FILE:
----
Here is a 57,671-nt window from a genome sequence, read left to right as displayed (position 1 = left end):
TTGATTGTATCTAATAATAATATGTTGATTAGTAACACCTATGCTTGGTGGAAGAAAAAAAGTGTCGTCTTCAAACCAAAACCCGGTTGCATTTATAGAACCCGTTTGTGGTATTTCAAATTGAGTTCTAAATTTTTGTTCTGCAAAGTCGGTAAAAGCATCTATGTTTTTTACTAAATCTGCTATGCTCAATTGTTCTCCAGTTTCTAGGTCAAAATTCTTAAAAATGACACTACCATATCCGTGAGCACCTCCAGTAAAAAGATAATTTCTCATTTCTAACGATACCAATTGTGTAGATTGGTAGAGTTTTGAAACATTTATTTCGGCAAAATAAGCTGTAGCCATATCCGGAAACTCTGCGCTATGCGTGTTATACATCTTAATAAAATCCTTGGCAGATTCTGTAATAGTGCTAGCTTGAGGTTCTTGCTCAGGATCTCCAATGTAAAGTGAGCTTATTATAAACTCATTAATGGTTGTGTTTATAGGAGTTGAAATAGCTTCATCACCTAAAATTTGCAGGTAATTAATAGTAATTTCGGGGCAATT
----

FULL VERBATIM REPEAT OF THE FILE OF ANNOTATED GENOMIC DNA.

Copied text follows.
Here is a 57,671-nt window from a genome sequence, read left to right as displayed (position 1 = left end):
TTGATTGTATCTAATAATAATATGTTGATTAGTAACACCTATGCTTGGTGGAAGAAAAAAAGTGTCGTCTTCAAACCAAAACCCGGTTGCATTTATAGAACCCGTTTGTGGTATTTCAAATTGAGTTCTAAATTTTTGTTCTGCAAAGTCGGTAAAAGCATCTATGTTTTTTACTAAATCTGCTATGCTCAATTGTTCTCCAGTTTCTAGGTCAAAATTCTTAAAAATGACACTACCATATCCGTGAGCACCTCCAGTAAAAAGATAATTTCTCATTTCTAACGATACCAATTGTGTAGATTGGTAGAGTTTTGAAACATTTATTTCGGCAAAATAAGCTGTAGCCATATCCGGAAACTCTGCGCTATGCGTGTTATACATCTTAATAAAATCCTTGGCAGATTCTGTAATAGTGCTAGCTTGAGGTTCTTGCTCAGGATCTCCAATGTAAAGTGAGCTTATTATAAACTCATTAATGGTTGTGTTTATAGGAGTTGAAATAGCTTCATCACCTAAAATTTGCAGGTAATTAATAGTAATTTCGGGGCAATT